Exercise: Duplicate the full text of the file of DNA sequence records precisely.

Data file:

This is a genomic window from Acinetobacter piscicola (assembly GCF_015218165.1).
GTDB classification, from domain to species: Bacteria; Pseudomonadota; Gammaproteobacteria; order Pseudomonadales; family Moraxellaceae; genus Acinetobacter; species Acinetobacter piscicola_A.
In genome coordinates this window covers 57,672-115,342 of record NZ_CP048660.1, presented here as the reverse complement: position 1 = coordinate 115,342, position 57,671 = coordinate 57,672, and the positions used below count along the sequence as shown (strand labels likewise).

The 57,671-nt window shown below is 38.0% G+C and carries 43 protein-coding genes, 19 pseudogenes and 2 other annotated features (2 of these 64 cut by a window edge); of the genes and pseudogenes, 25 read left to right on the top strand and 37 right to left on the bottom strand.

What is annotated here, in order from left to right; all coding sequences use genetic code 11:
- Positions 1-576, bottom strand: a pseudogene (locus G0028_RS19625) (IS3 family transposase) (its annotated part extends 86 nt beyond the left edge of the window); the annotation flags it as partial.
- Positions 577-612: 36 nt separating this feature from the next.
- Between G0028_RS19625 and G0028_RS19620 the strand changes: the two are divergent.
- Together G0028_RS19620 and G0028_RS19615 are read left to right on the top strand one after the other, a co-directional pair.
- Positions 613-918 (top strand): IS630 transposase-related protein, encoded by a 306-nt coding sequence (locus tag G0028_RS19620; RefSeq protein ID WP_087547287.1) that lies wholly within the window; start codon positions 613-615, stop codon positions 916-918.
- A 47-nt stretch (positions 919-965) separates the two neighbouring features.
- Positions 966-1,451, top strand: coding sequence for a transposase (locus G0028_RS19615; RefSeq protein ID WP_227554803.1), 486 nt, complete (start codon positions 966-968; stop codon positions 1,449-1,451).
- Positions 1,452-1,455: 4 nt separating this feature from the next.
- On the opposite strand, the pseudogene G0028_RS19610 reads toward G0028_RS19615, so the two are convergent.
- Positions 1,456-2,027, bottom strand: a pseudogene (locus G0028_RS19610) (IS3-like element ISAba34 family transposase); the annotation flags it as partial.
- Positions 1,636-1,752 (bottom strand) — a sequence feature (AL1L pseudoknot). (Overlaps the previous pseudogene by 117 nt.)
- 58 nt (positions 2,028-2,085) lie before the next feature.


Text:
This is a genomic window from Acinetobacter piscicola (assembly GCF_015218165.1).
GTDB classification, from domain to species: Bacteria; Pseudomonadota; Gammaproteobacteria; order Pseudomonadales; family Moraxellaceae; genus Acinetobacter; species Acinetobacter piscicola_A.
In genome coordinates this window covers 57,672-115,342 of record NZ_CP048660.1, presented here as the reverse complement: position 1 = coordinate 115,342, position 57,671 = coordinate 57,672, and the positions used below count along the sequence as shown (strand labels likewise).

The 57,671-nt window shown below is 38.0% G+C and carries 43 protein-coding genes, 19 pseudogenes and 2 other annotated features (2 of these 64 cut by a window edge); of the genes and pseudogenes, 25 read left to right on the top strand and 37 right to left on the bottom strand.

What is annotated here, in order from left to right; all coding sequences use genetic code 11:
- Positions 1-576, bottom strand: a pseudogene (locus G0028_RS19625) (IS3 family transposase) (its annotated part extends 86 nt beyond the left edge of the window); the annotation flags it as partial.
- Positions 577-612: 36 nt separating this feature from the next.
- Between G0028_RS19625 and G0028_RS19620 the strand changes: the two are divergent.
- Together G0028_RS19620 and G0028_RS19615 are read left to right on the top strand one after the other, a co-directional pair.
- Positions 613-918 (top strand): IS630 transposase-related protein, encoded by a 306-nt coding sequence (locus tag G0028_RS19620; RefSeq protein ID WP_087547287.1) that lies wholly within the window; start codon positions 613-615, stop codon positions 916-918.
- A 47-nt stretch (positions 919-965) separates the two neighbouring features.
- Positions 966-1,451, top strand: coding sequence for a transposase (locus G0028_RS19615; RefSeq protein ID WP_227554803.1), 486 nt, complete (start codon positions 966-968; stop codon positions 1,449-1,451).
- Positions 1,452-1,455: 4 nt separating this feature from the next.
- On the opposite strand, the pseudogene G0028_RS19610 reads toward G0028_RS19615, so the two are convergent.
- Positions 1,456-2,027, bottom strand: a pseudogene (locus G0028_RS19610) (IS3-like element ISAba34 family transposase); the annotation flags it as partial.
- Positions 1,636-1,752 (bottom strand) — a sequence feature (AL1L pseudoknot). (Overlaps the previous pseudogene by 117 nt.)
- 58 nt (positions 2,028-2,085) lie before the next feature.